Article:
The delicate politics of a war game

NATO is preparing for military exercises knowing that every decision risks sending the wrong signal.

People of a cheerful and optimistic disposition make good company but bad defence planners. Those dealing with threat assessments and contingency plans must think of the worst thing that can happen and how to deal with it. Outsiders may mock them for paranoia or warmongering, but the planners’ grim task makes the bad outcomes less likely.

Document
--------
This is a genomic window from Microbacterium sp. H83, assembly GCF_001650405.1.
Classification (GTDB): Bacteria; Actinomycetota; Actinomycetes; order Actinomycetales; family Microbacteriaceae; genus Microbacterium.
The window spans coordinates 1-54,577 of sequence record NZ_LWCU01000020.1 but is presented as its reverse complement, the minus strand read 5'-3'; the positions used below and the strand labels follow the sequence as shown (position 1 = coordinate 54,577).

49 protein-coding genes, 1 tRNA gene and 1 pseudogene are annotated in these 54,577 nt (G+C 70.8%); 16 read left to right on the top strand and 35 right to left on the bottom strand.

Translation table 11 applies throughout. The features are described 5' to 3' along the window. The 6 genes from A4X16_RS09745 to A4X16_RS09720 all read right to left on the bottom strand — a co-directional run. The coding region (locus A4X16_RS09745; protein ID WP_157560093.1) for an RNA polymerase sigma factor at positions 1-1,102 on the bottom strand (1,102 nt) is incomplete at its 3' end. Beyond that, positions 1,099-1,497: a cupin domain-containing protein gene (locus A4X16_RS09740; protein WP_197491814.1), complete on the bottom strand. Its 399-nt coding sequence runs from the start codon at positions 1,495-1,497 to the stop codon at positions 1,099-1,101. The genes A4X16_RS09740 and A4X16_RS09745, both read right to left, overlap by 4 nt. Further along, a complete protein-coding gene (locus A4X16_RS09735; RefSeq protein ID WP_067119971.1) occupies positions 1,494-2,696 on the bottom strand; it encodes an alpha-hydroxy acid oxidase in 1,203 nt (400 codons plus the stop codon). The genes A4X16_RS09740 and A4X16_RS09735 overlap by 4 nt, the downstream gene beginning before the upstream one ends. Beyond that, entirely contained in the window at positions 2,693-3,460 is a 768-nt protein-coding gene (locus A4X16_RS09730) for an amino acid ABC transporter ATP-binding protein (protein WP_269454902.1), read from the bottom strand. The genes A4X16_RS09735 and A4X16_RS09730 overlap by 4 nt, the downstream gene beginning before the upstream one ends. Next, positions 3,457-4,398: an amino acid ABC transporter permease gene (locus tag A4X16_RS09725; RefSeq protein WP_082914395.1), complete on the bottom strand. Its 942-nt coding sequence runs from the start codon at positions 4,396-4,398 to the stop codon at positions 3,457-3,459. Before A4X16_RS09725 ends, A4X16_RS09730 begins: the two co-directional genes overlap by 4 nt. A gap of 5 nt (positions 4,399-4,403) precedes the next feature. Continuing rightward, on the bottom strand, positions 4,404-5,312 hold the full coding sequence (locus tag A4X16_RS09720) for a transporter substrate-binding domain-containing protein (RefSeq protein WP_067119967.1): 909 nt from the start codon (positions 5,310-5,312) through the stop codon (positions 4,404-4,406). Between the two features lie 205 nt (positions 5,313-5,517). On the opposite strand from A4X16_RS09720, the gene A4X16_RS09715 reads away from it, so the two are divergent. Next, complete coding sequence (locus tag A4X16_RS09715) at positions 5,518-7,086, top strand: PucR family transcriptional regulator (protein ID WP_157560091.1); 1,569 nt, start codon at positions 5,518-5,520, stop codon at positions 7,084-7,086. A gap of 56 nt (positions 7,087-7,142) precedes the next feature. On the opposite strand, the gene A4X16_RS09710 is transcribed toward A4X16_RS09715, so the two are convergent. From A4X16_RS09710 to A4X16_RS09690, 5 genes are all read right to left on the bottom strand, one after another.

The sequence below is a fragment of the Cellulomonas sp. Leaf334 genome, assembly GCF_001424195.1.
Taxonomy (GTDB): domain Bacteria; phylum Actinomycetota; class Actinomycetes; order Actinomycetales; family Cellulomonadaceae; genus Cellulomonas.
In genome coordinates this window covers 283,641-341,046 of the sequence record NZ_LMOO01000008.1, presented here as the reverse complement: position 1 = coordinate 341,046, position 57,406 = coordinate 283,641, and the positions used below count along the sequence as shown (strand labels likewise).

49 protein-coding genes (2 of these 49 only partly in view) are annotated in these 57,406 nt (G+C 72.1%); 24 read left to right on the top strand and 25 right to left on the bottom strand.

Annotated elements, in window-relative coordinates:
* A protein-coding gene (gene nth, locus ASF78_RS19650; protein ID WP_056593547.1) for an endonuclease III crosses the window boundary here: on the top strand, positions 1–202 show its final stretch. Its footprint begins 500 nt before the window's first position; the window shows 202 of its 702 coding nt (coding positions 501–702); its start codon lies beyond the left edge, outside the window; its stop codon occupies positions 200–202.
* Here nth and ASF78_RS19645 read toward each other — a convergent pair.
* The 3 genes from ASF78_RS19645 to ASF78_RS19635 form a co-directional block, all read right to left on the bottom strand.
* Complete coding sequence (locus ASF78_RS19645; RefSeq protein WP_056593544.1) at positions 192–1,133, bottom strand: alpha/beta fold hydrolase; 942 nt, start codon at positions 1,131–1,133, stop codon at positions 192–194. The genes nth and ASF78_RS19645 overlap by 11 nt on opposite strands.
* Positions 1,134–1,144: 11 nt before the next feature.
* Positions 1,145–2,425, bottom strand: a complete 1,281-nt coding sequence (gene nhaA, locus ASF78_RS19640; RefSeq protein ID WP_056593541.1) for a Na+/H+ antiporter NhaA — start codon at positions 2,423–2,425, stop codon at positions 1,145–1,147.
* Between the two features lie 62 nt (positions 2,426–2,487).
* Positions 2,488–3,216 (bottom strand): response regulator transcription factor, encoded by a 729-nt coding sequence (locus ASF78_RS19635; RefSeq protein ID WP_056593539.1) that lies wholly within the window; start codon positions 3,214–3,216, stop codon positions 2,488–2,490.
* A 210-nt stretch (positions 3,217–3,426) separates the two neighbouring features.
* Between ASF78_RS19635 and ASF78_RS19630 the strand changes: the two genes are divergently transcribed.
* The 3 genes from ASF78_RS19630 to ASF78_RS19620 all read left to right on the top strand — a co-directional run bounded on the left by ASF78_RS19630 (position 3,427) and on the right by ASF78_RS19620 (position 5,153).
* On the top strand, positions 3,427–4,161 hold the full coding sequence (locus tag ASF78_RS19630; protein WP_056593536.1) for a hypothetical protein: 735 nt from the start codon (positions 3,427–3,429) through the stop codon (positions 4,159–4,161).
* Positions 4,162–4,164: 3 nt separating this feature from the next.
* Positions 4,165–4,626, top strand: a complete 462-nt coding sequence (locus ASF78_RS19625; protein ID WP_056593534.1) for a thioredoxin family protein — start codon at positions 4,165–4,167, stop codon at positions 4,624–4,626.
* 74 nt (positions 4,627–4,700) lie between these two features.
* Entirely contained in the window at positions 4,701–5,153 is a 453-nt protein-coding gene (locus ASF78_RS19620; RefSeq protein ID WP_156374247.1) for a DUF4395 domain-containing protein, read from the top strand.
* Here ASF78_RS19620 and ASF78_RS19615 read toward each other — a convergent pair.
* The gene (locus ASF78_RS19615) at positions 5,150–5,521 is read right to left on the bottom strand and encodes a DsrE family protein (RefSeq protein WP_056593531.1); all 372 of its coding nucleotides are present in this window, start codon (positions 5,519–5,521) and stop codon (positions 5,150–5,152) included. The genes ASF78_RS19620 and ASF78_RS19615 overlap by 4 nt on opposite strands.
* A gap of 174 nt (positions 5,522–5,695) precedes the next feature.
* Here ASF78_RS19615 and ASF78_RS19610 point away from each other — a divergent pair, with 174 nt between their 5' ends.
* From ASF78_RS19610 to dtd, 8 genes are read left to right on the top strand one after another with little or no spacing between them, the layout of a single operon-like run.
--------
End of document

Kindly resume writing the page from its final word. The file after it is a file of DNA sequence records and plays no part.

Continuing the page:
But plans are not just about paperwork. They need to be backed up by exercises: even for a superior force, credibility depends on having practised moving troops, ammunition, fuel and food around the battlefield, ensuring communications work, and coping with the enemy’s attempts to disrupt and distract. That is particularly true when the military concerned involves more than one country.

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